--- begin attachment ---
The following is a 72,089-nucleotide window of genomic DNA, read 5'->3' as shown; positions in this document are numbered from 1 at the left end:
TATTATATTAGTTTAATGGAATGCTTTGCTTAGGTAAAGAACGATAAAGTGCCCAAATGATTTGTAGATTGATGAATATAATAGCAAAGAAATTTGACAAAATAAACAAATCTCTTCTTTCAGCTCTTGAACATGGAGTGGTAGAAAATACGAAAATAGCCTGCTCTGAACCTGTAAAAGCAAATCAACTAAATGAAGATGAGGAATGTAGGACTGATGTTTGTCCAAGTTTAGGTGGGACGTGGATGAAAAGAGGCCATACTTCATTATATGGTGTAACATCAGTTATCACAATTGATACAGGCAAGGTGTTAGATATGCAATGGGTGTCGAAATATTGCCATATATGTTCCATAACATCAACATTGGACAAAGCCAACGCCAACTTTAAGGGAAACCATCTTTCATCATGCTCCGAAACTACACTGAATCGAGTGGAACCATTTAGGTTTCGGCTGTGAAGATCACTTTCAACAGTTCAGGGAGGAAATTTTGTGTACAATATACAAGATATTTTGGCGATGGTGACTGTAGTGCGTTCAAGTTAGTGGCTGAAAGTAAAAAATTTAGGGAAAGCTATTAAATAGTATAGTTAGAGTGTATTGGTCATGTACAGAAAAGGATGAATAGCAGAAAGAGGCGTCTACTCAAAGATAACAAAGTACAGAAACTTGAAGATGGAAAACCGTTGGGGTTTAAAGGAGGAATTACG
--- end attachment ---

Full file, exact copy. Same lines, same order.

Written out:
The following is a 72,089-nucleotide window of genomic DNA, read 5'->3' as shown; positions in this document are numbered from 1 at the left end:
TATTATATTAGTTTAATGGAATGCTTTGCTTAGGTAAAGAACGATAAAGTGCCCAAATGATTTGTAGATTGATGAATATAATAGCAAAGAAATTTGACAAAATAAACAAATCTCTTCTTTCAGCTCTTGAACATGGAGTGGTAGAAAATACGAAAATAGCCTGCTCTGAACCTGTAAAAGCAAATCAACTAAATGAAGATGAGGAATGTAGGACTGATGTTTGTCCAAGTTTAGGTGGGACGTGGATGAAAAGAGGCCATACTTCATTATATGGTGTAACATCAGTTATCACAATTGATACAGGCAAGGTGTTAGATATGCAATGGGTGTCGAAATATTGCCATATATGTTCCATAACATCAACATTGGACAAAGCCAACGCCAACTTTAAGGGAAACCATCTTTCATCATGCTCCGAAACTACACTGAATCGAGTGGAACCATTTAGGTTTCGGCTGTGAAGATCACTTTCAACAGTTCAGGGAGGAAATTTTGTGTACAATATACAAGATATTTTGGCGATGGTGACTGTAGTGCGTTCAAGTTAGTGGCTGAAAGTAAAAAATTTAGGGAAAGCTATTAAATAGTATAGTTAGAGTGTATTGGTCATGTACAGAAAAGGATGAATAGCAGAAAGAGGCGTCTACTCAAAGATAACAAAGTACAGAAACTTGAAGATGGAAAACCGTTGGGGTTTAAAGGAGGAATTACG